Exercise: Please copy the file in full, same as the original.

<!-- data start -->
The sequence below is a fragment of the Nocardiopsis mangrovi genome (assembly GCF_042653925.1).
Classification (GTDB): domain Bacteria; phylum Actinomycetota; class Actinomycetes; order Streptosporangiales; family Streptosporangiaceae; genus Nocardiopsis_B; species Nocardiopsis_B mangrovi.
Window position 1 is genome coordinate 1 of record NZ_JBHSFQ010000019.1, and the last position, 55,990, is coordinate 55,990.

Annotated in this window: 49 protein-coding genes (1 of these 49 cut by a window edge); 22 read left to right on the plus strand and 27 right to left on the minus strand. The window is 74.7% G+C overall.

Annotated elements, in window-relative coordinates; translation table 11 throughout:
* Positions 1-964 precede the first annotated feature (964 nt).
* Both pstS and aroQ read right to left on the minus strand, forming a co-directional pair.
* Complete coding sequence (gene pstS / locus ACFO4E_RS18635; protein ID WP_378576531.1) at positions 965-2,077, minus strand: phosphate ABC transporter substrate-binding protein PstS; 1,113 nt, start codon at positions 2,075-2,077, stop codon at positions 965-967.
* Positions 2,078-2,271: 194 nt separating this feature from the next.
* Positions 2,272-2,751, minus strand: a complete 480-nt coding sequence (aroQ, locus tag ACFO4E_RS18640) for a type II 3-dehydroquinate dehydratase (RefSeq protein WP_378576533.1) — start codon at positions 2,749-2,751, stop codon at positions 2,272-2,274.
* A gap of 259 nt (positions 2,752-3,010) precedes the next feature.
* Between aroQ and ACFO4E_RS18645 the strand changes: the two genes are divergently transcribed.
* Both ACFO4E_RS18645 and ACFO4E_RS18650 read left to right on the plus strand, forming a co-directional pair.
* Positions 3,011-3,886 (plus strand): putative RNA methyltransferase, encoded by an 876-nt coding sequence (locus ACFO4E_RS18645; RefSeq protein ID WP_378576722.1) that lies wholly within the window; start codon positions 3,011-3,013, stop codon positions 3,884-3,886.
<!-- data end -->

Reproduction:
The sequence below is a fragment of the Nocardiopsis mangrovi genome (assembly GCF_042653925.1).
Classification (GTDB): domain Bacteria; phylum Actinomycetota; class Actinomycetes; order Streptosporangiales; family Streptosporangiaceae; genus Nocardiopsis_B; species Nocardiopsis_B mangrovi.
Window position 1 is genome coordinate 1 of record NZ_JBHSFQ010000019.1, and the last position, 55,990, is coordinate 55,990.

Annotated in this window: 49 protein-coding genes (1 of these 49 cut by a window edge); 22 read left to right on the plus strand and 27 right to left on the minus strand. The window is 74.7% G+C overall.

Annotated elements, in window-relative coordinates; translation table 11 throughout:
* Positions 1-964 precede the first annotated feature (964 nt).
* Both pstS and aroQ read right to left on the minus strand, forming a co-directional pair.
* Complete coding sequence (gene pstS / locus ACFO4E_RS18635; protein ID WP_378576531.1) at positions 965-2,077, minus strand: phosphate ABC transporter substrate-binding protein PstS; 1,113 nt, start codon at positions 2,075-2,077, stop codon at positions 965-967.
* Positions 2,078-2,271: 194 nt separating this feature from the next.
* Positions 2,272-2,751, minus strand: a complete 480-nt coding sequence (aroQ, locus tag ACFO4E_RS18640) for a type II 3-dehydroquinate dehydratase (RefSeq protein WP_378576533.1) — start codon at positions 2,749-2,751, stop codon at positions 2,272-2,274.
* A gap of 259 nt (positions 2,752-3,010) precedes the next feature.
* Between aroQ and ACFO4E_RS18645 the strand changes: the two genes are divergently transcribed.
* Both ACFO4E_RS18645 and ACFO4E_RS18650 read left to right on the plus strand, forming a co-directional pair.
* Positions 3,011-3,886 (plus strand): putative RNA methyltransferase, encoded by an 876-nt coding sequence (locus ACFO4E_RS18645; RefSeq protein ID WP_378576722.1) that lies wholly within the window; start codon positions 3,011-3,013, stop codon positions 3,884-3,886.